You can use a 10" x 1" x 3" Large Fine/Medium Grit Combo sponge found in the Drywall tool section at Home Depot. If the surface feels 'almost smooth" you only have to sand it until if feels "slippery smooth". Dry sand only. Afterward, diluting the Primer to the specific thinness so that it will spray out evenly, you will want to re-prime. You could omit that, but spray priming over the mottled surface you will have after sanding can only improve the end results of the Finish coats.

Also, remember that spraying correctly to obtain a ultra smooth surface involves Dusting....very light, quickly applied coats that have a 70% overlap of each row. The coats are each very sparse, and dry quickly, and you get even coverage only after 5-6 coats and are done after 7-8 coats. Sounds like a lot, but the coats will dry under good conditions in only 30 minutes. Less if additional hear and a fan are used.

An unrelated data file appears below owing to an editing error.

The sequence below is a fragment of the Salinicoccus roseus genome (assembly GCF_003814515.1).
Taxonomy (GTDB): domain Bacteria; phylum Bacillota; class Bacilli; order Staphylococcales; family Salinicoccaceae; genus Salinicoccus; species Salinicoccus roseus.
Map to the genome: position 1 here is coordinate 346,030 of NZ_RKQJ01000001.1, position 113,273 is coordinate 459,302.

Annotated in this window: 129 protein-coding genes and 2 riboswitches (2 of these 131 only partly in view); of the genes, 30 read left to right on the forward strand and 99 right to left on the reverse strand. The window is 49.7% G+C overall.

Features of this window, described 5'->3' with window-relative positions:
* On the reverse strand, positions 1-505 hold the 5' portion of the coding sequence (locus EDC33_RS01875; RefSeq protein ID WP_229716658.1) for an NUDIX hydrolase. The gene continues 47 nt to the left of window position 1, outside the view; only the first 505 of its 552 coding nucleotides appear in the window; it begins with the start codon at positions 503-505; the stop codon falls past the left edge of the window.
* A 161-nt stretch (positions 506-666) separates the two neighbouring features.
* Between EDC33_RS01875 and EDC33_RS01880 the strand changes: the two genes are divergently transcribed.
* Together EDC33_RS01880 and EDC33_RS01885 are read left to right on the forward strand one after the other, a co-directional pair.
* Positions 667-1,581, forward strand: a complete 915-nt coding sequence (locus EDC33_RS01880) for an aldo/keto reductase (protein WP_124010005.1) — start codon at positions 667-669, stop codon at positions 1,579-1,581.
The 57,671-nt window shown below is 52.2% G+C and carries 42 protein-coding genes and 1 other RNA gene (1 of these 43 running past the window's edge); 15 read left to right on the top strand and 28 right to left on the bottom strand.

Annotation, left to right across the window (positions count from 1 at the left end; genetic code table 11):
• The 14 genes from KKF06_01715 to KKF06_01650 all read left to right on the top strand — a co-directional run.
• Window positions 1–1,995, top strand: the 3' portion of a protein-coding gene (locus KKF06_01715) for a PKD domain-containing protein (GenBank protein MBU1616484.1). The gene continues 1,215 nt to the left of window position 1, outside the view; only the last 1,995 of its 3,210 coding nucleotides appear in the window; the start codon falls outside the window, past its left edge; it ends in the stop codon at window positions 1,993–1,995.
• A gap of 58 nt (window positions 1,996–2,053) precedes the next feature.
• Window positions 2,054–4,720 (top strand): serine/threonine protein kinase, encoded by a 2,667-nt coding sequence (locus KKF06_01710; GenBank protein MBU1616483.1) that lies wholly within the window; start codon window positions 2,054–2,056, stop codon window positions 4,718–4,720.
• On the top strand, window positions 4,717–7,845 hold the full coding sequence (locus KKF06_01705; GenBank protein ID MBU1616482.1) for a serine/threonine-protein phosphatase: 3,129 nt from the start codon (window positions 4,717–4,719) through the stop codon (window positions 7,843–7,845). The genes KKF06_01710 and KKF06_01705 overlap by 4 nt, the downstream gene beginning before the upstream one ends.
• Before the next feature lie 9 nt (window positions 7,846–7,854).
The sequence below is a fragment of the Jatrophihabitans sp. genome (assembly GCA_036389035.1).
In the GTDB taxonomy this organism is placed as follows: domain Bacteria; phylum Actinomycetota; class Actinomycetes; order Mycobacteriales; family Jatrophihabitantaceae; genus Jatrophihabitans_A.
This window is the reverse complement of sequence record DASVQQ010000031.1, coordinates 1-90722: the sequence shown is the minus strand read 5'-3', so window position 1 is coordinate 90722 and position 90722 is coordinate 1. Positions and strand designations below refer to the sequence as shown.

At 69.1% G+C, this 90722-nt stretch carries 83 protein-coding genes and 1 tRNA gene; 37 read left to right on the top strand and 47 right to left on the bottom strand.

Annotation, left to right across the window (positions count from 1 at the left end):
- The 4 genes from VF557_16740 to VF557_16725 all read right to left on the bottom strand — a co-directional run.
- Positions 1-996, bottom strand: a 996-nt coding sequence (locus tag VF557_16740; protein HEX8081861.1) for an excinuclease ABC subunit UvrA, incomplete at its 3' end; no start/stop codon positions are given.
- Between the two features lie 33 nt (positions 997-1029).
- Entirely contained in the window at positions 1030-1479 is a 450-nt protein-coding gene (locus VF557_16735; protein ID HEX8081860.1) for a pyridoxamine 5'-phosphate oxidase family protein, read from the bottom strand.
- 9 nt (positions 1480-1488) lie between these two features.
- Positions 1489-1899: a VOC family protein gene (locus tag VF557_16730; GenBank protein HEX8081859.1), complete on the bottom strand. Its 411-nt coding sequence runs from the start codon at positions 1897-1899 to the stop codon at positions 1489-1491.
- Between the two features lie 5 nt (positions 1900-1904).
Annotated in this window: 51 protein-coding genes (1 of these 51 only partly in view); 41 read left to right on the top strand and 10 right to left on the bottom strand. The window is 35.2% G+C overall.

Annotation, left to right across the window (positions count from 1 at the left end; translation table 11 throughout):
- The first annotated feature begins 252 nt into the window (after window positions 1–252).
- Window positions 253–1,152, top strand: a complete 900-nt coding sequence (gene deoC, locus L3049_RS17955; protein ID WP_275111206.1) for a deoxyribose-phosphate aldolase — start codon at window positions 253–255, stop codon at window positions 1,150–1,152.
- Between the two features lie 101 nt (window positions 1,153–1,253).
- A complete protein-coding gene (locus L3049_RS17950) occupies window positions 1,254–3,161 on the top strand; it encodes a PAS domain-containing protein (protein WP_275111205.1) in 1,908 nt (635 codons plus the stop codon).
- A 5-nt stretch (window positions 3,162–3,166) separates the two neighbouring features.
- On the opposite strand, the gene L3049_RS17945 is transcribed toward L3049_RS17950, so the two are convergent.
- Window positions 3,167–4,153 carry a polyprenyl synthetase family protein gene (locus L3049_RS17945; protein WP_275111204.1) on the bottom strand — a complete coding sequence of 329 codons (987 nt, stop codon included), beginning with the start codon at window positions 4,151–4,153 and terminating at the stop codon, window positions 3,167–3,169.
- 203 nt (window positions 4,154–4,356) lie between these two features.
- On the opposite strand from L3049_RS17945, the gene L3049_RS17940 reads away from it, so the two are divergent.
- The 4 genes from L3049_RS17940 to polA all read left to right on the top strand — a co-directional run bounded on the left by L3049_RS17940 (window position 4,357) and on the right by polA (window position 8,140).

Questions? Ask 'em first...squirt last.

Here is an economy HVLP Gun. http://www.amazon.com/1000ml-Electri...iglink20246-20

Oh yeah...simply lighten up the Dover Grey / AAA with about 20% additional White. It'll help out a lot!

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Last edited by MississippiMan; 05-20-2015 at 06:48 PM.
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post #9 of 13 Old 05-20-2015, 06:44 PM - Thread Starter
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Quote:
Originally Posted by MississippiMan View Post
Oh yeah...simply lighten up the Dover Grey / AAA with about 20% additional White. It'll help out a lot!
Maybe I just punt on the AAA-F and repaint with straight Dover Grey. That is what I used on my test panel (stood it up against the wall on a cheap 1x4" frame/legs).

I'm probably being too critical, considering it's only been about 8 hours since I painted it. I just watched some hocky and baseball and when I "watch the game", all is good. When I "watch the screen", I wonder if I could make it better. It's just a little of my OCD coming through!